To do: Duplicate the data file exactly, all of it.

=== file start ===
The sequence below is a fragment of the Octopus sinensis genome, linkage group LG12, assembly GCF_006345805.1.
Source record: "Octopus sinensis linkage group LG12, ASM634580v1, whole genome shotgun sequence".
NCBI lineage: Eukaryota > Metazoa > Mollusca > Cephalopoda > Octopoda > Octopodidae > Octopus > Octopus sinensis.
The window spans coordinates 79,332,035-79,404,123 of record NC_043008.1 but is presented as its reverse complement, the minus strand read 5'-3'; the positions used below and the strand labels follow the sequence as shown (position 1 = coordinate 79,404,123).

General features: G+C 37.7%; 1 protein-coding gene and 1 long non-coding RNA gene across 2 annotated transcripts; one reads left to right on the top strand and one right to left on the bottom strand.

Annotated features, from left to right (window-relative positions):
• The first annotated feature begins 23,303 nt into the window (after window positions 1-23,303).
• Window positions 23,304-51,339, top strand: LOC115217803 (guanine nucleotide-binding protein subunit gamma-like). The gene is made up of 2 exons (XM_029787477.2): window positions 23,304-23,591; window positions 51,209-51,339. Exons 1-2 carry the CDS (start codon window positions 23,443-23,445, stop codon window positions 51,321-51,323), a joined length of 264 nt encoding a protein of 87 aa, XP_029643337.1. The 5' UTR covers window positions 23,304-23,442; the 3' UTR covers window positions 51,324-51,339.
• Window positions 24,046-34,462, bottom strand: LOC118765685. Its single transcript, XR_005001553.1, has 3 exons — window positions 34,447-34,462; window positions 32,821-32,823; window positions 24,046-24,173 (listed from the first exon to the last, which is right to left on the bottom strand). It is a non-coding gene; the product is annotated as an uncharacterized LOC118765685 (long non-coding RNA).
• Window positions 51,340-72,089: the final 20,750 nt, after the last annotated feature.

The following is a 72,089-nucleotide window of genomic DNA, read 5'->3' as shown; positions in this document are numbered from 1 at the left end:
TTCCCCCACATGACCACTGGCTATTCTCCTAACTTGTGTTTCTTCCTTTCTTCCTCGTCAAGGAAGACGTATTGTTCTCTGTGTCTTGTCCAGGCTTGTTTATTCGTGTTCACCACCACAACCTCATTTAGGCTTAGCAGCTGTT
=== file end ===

The sequence below is a fragment of the Octopus sinensis genome, linkage group LG12, assembly GCF_006345805.1.
Source record: "Octopus sinensis linkage group LG12, ASM634580v1, whole genome shotgun sequence".
NCBI lineage: Eukaryota > Metazoa > Mollusca > Cephalopoda > Octopoda > Octopodidae > Octopus > Octopus sinensis.
The window spans coordinates 79,332,035-79,404,123 of record NC_043008.1 but is presented as its reverse complement, the minus strand read 5'-3'; the positions used below and the strand labels follow the sequence as shown (position 1 = coordinate 79,404,123).

General features: G+C 37.7%; 1 protein-coding gene and 1 long non-coding RNA gene across 2 annotated transcripts; one reads left to right on the top strand and one right to left on the bottom strand.

Annotated features, from left to right (window-relative positions):
• The first annotated feature begins 23,303 nt into the window (after window positions 1-23,303).
• Window positions 23,304-51,339, top strand: LOC115217803 (guanine nucleotide-binding protein subunit gamma-like). The gene is made up of 2 exons (XM_029787477.2): window positions 23,304-23,591; window positions 51,209-51,339. Exons 1-2 carry the CDS (start codon window positions 23,443-23,445, stop codon window positions 51,321-51,323), a joined length of 264 nt encoding a protein of 87 aa, XP_029643337.1. The 5' UTR covers window positions 23,304-23,442; the 3' UTR covers window positions 51,324-51,339.
• Window positions 24,046-34,462, bottom strand: LOC118765685. Its single transcript, XR_005001553.1, has 3 exons — window positions 34,447-34,462; window positions 32,821-32,823; window positions 24,046-24,173 (listed from the first exon to the last, which is right to left on the bottom strand). It is a non-coding gene; the product is annotated as an uncharacterized LOC118765685 (long non-coding RNA).
• Window positions 51,340-72,089: the final 20,750 nt, after the last annotated feature.

The following is a 72,089-nucleotide window of genomic DNA, read 5'->3' as shown; positions in this document are numbered from 1 at the left end:
TTCCCCCACATGACCACTGGCTATTCTCCTAACTTGTGTTTCTTCCTTTCTTCCTCGTCAAGGAAGACGTATTGTTCTCTGTGTCTTGTCCAGGCTTGTTTATTCGTGTTCACCACCACAACCTCATTTAGGCTTAGCAGCTGTT